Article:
Fa La La Friday – The Weekend Before Christmas

Image result for empty mall'Twas the weekend before Christmas and all through the mall, 

No shoppers were shopping – no shoppers at all!  That's right it's the last shopping weekend of the Retail Apocalypse and there are 9,302 less places to shop than there were last Christmas as that's the amount of store closings this year.  Thousands more store closings could be on the way in the coming years as online shopping continues to replace purchases at physical stores and eat into retailers’ profits. High debt levels and rent have also burdened traditional retailers

PaylessGymboreeCharlotte Russe and Shopko all filed for bankruptcy and closed a combined 3,720 stores, according to Coresight. The majority of those were because of Payless, which filed for its second bankruptcy in February and shuttered 2,100 US stores.  Discount chain Fred’s filed for bankruptcy in September and closed 564 stores. Forever 21 also filed for bankruptcy that month and said it will close up to 178 stores. Forever 21’s closures are not in Coresight’s report since they are not finalized.  Other retailers, such as Ann Taylor parent Ascena Retail, Family Dollar, GNC, Walgreens, Signet Jewelers, Victoria’s Secret and JCPenney, slashed their store footprints to save money and prop up higher-performing stores.  Family Dollar closed 359 this year, while Signet, the parent company of mall stalwarts Kay, Jared and Zales, announced 159 closures.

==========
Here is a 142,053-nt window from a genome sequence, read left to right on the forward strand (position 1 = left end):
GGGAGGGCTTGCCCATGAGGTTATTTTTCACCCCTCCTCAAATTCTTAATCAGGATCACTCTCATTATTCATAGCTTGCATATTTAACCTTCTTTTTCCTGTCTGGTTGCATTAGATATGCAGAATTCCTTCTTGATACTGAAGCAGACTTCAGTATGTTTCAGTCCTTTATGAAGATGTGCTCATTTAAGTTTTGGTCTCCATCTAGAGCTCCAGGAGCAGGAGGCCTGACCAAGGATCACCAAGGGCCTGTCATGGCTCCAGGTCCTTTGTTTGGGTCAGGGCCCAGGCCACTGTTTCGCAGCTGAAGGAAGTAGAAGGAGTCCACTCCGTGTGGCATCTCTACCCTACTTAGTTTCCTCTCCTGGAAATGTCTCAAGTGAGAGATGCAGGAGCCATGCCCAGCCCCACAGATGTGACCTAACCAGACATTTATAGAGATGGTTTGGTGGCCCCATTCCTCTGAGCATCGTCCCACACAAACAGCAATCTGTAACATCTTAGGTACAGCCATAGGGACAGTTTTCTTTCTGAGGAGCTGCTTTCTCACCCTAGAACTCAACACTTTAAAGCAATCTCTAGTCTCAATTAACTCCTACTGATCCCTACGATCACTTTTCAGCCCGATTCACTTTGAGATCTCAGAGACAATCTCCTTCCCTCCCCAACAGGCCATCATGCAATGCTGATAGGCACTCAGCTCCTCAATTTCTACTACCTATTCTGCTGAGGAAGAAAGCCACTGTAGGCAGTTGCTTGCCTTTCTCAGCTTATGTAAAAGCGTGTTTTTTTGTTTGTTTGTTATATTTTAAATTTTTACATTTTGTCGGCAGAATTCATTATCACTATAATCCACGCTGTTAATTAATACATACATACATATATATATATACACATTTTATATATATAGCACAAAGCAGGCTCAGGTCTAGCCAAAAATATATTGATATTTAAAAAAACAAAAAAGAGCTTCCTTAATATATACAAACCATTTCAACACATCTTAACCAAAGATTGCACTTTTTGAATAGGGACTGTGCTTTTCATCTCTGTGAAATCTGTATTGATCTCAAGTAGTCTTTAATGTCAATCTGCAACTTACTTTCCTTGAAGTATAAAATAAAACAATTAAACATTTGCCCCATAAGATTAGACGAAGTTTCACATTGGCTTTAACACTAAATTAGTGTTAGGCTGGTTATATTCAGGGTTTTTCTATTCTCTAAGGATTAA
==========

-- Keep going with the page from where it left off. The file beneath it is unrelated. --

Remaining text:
Image result for mall sales chartAccording to UBS, Online Sales are currently 16% of Retail Sales and will rise to 25% by 2026, which could, in turn, force up to 75,000 additional stores to close, including 20,000 clothing stores and 10,000 consumer electronic stores.  Moody's lowered its outlook on Department Stores heading into the holiday season but it shouldn't affect things much as retailers like Macy's (M), Kohls (KSS), Gap (GPS) and L Brands (LB) are already in the bottom 20 of the S&P 500 in 2019 performance. 

As you can see on the chart – it's not so much that ECommerce has really LOWERED the amount of shopping at malls as it has, very clearly, killed its growth.  Stores are closing, in large part, because the ambitions of the Retailers exceeded the reality of their ability to add sales over time
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